Kingdom of Lan Xang (1353–1707)

Main article: Lan Xang

The following is a list of Lan Xang kings from the founding in 1353 by Fa Ngum, to the succession disputes following the death of Souligna Vongsa, and partition of the Kingdom in 1707.


Kingdom of Vientiane (1707–1828)

Main article: Kingdom of Vientiane
Flag of the Kingdom of Vientiane (1707–1828)

Kingdom of Vientiane was formed in 1707 as a result of the succession dispute between Sai Ong Hue with his backing from the Vietnamese court at Huế and Kingkitsarat (a grandson of Souligna Vongsa) who was backed by the Tai Lü kingdom of Sipsong Panna. From 1707 until the annihilation of Vientiane in 1828, the kingdom would at various times be in rivalry with the kingdoms of Luang Prabang and Champasak, although they remained loosely confederated by cultural and historic affinity. By the mid-eighteenth century, the individual Lao kingdoms were simultaneously paying tribute to Burma, China, Siam and Vietnam. Following the Rebellion of Chao Anouvong in 1828, Vientiane was destroyed and both the kingdoms of Vientiane and Champasak falls to the Siamese in 1828. The kingship of Vientiane ends and all territories are annexed to Siam.[32] General Ratchasuphawadi oversees the depopulation of the kingdom and forced relocation to Isaan. The city itself was leveled leaving only Wat Si Saket standing, along with the partial ruins of the Ha Pra Keo, That Dam Stupa, and That Luang Stupa. In 1867, Louis de Carne a part of the Francis Garnier exploratory mission noted that:

“A flourishing capital has been annihilated in our own days, and an entire people has, in some sort, disappeared, without Europe even having suspected such scenes of desolation-without even a solitary echo of this long cry of despair having reached her.”[33]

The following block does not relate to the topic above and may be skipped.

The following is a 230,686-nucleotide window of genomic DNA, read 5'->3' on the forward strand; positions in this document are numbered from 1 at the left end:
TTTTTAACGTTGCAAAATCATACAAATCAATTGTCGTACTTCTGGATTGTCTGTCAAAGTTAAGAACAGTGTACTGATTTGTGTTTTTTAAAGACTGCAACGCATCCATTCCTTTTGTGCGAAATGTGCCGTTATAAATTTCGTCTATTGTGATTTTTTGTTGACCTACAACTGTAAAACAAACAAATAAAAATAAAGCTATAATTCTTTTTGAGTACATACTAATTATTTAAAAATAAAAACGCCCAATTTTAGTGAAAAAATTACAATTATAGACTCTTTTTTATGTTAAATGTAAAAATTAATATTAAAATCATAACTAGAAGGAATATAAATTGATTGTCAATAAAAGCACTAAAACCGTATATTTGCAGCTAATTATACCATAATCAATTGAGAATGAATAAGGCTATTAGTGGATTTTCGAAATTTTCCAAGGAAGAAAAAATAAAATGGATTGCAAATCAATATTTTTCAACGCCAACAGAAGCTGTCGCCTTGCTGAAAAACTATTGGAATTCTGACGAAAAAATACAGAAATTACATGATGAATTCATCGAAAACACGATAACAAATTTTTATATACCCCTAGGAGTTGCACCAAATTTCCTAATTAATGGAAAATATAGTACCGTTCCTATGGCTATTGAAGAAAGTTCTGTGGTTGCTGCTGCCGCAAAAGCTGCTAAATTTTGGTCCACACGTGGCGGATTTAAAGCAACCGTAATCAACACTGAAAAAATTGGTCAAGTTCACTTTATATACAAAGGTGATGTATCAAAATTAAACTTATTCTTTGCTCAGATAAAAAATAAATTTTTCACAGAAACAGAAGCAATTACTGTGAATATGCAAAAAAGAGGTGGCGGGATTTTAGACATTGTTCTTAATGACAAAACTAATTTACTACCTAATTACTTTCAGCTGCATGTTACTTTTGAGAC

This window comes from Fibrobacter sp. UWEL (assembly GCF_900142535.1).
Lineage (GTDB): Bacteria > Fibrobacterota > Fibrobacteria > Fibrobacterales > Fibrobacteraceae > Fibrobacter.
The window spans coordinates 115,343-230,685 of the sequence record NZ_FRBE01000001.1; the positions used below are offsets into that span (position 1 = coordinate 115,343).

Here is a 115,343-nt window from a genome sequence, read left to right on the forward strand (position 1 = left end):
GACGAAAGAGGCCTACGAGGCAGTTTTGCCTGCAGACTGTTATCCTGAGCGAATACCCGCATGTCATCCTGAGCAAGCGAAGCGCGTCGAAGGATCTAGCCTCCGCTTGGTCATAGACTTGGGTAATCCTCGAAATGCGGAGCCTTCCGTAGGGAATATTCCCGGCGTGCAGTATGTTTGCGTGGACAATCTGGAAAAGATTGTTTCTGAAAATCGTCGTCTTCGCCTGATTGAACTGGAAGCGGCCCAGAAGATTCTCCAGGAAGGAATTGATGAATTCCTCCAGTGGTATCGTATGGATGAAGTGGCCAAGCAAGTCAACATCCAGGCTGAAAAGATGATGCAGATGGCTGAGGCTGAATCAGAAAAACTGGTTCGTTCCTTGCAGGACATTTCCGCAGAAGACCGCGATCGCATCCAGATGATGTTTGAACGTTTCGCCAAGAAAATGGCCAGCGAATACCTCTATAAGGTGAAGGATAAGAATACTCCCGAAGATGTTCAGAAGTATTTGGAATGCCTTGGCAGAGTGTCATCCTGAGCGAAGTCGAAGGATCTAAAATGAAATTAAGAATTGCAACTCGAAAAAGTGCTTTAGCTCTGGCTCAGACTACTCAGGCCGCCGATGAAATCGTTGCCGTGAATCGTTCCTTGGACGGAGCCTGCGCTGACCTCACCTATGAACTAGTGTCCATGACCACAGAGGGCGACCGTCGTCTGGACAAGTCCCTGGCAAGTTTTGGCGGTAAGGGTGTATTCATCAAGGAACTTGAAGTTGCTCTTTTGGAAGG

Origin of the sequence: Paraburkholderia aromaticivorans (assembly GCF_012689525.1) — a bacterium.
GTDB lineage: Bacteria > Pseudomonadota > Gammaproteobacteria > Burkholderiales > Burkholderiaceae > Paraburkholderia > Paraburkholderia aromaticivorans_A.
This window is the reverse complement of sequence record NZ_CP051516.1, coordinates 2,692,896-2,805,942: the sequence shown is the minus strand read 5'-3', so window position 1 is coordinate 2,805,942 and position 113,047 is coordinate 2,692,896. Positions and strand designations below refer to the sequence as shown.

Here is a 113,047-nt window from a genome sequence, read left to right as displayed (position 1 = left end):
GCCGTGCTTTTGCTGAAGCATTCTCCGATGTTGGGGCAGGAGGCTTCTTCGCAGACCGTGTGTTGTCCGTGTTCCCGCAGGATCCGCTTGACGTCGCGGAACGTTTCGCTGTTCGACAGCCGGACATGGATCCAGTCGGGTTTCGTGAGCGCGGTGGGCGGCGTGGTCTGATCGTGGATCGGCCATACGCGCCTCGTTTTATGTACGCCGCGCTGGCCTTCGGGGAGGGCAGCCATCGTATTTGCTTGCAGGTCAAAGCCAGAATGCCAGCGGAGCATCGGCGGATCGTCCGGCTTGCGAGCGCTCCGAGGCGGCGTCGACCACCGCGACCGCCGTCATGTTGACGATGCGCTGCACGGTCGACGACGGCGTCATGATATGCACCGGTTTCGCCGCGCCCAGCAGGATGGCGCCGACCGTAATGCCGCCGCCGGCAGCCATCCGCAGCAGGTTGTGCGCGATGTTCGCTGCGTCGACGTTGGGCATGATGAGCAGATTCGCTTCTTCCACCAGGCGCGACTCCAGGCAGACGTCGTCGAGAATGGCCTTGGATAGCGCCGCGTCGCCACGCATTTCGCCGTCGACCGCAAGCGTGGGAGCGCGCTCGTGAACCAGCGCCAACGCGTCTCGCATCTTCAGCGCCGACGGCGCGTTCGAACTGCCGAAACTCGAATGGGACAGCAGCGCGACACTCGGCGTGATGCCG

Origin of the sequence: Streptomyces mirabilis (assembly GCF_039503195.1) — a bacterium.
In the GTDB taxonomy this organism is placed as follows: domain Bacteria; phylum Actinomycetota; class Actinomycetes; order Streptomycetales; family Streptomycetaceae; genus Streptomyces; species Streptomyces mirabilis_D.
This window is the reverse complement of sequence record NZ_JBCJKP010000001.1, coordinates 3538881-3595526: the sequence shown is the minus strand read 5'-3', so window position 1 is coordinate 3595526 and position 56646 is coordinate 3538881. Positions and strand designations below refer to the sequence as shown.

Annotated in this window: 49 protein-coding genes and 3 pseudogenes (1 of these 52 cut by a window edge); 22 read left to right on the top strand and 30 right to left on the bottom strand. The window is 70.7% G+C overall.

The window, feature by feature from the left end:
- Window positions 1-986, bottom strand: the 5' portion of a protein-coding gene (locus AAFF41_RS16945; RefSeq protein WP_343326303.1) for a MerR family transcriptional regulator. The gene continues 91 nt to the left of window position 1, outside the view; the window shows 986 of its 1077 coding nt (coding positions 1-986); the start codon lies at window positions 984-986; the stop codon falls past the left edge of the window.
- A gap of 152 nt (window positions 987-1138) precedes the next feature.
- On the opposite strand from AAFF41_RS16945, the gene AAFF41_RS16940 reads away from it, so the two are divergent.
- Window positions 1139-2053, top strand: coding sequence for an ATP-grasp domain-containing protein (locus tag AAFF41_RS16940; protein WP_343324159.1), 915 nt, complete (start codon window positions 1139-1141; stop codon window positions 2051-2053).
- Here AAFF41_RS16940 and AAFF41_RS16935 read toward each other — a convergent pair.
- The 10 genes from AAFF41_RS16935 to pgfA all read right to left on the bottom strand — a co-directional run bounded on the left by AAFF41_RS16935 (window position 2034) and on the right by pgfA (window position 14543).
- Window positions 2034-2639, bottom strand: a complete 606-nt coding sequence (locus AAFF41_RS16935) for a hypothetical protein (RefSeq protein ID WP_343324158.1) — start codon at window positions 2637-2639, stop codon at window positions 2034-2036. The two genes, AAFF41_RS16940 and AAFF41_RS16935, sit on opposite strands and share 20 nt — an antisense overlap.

Kingdom of Champasak (Bassac) (1713–1904)

Main article: Kingdom of Champasak
Flag of the Kingdom of Champasak (1713–1904)

The Kingdom of Champasak declared itself independent from the Kingdom of Vientiane in 1713. The Kingdom of Champasak comprised the area south of the Xe Bang River as far as Stung Treng together with the areas of the lower Mun and Xi rivers on the Khorat Plateau (now the Isaan area of modern Thailand). The Kingdom was annexed by Siam in 1829 following the Chao Anouvong Rebellion, and subsequent kings were confirmed in Bangkok. From 1893 French took administrative control over parts of the kingdom, in 1904 the kingdom was reduced to a provincial governorship but still included the political involvement of the Na Champasak royal family. From 1941–45 Thailand exploited France’s weakness during World War II to acquire Champasak and other Lao lands on the right bank of the Mekong. In 1946 Champasak was ceded back to France and Chao Boun Oum remitted all claims to an independent kingship in order to unify Laos. The Kingdom of Laos (1946–75) was then formed under the Luang Prabang line of kingship.